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Strongyloides is a type of threadworm that commonly infections humans and other mammals.

  • It is much less common in developed countries than another type of threadworm – pinworms. Colloquially, “threadworm” usually refers to pinworms.
  • The word “threadworm” derives from the appearance of worm – which often look like small white “threads” (of cotton)

The main human worm strongyloides stercoralis is widespread in tropical areas. It rare in countries where there is not faecal contamination of groundwater, and thus is rarely seen in the developed world. It in endemic in parts of the far east, (Vietnam, Cambodia, Laos – up to 10% of the population), commonly seen in South America, and also widespread in Africa (<1% of the population).

In Australia, it is commonly seen in rural and remote Aboriginal communities living in tropical areas.

It lives in the intestinal mucosa, and is transmitted via contaminated feral matter.Infection is lifelong without treatment. It causes abdominal pain and watery diarrhoea, although many patients may be asymptomatic for prolonged periods.

Avoiding use of unclean bedsheets when travelling to endemic areas, and also the use of plastic slippers whilst showering in endemic areas may help to reduce transmission.

In cases of disseminated strongyloidiasis, it can be life-threatening – and there are reports of patients with disseminated disease given corticosteroids that precipitated death (hyperinfective syndrome).

It causes an eosinophilia in the FBC – beware of giving steroids to anyone who has been to an endemic area and has an eosinophilia.

Treatment is with ivermectin or albendazole – but regimens can be complicated and it is advisable to seek specialist infectious diseases help.

Epidemiology and Aetiology

  • Worldwide, up to 370 million people are affected
  • In some rural and remote aboriginal communities in Australia, up to 60% of the population are infected
  • Immunosuppressed patients are at particular risk of potentially life threatening disseminated disease

Life cycle

  • Microscopic larvae (“filariform” larvae) penetrate the skin and enter the bloodstream
  • They travel to the heart, and into the pulmonary circulation
  • They then exit the circulation in the lung and climb up the trachea, to be swallowed into the gastrointestinal tract
  • In the intestine, mature adult females – approx 2-3mm long – penetrate the mucosa and lay up to 40 eggs per day
    • Females can reproduce without a male!
  • The larvae then penetrate the mucosal surface and enter the intestinal tract, where they are shed in the faeces
  • Many of these larvae then “auto infect” the original host by penetrating the colonic mucosa or perianal skin
  • Larvae can survive in soil for several weeks

Strongyloides is particularly difficult to treat due to its autoinfective nature. In severe cases, there are many millions of larvae in various parts of the lifecycle migrating through many internal organs.

Stages of infection can be divided into:

  • Acute
    • May cause acute onset gastrointestinal symptoms
  • Chronic
    • May be asymptomatic, or non-specific intermittent symptoms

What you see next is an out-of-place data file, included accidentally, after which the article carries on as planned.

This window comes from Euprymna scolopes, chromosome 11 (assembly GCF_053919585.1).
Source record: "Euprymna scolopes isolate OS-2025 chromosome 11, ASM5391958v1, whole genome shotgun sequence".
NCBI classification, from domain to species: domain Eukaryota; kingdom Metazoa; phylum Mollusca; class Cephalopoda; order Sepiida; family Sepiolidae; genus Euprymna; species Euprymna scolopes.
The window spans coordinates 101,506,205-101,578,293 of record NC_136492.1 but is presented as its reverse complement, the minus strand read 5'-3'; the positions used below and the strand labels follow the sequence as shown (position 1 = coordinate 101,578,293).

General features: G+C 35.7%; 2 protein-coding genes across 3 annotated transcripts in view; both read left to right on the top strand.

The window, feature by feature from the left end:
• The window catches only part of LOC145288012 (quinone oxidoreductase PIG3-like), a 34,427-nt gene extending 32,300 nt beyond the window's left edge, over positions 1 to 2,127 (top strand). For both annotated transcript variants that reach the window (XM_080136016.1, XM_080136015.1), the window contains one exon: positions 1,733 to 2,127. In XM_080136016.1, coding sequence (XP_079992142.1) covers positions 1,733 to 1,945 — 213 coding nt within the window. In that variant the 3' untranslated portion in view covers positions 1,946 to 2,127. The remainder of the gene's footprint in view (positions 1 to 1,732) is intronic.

• Disseminated
    • High fatality rate
    • Can pre-dispose to sepsis and multiple end organ failure

Signs & Symptoms

  • Larva currens – visible tract marks on the skin – often seen on the abdomen and buttocks – represents the larvae migrating in the skin. Move at about 2-10cm per hour
  • Respiratory – pneumonia, lung abscess, haemoptysis, SOB
  • Abdominal – abdominal pain, diarrhoea, malnutrition, epigastric pain
  • Abscess of internal organs – e.g. renal, hepatic, brain
  • Eosinophilia
  • Sepsis – gram negative sepsis may occur due to bacteria carried by the larvae being introduced into the bloodstream


  • Strongyloides serology – highly sensitive and specific
    • May be falsely negative in acute cases which have not yet seroconverted
  • Faecal examination – may be negative in early or minor infection


  • All cases, even those discovered incidentally which are asymptomatic should be treated to avoid progression to potentially fatal disseminated disease
  • Difficult to treat – a single remaining parasite can cause re-infection
  • Ivermectin is the treatment of choice
  • Albendazole is second line – it is also less effective and although reduces severity of infection may not be curative
  • Follow-up is required to ensure eradication
    • At 6 months
    • Consider bloods for eosinophilia as well as serology and faecal examination
    • Eosinophilia may be the only sign of recurrence
    • Disease is considered eradicated if serology and faeces are negative and there are no ongoing symptoms


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Dr Tom Leach

Dr Tom Leach MBChB DCH EMCert(ACEM) FRACGP currently works as a GP and an Emergency Department CMO in Australia. He is also a Clinical Associate Lecturer at the Australian National University, and is studying for a Masters of Sports Medicine at the University of Queensland. After graduating from his medical degree at the University of Manchester in 2011, Tom completed his Foundation Training at Bolton Royal Hospital, before moving to Australia in 2013. He started almostadoctor whilst a third year medical student in 2009. Read full bio

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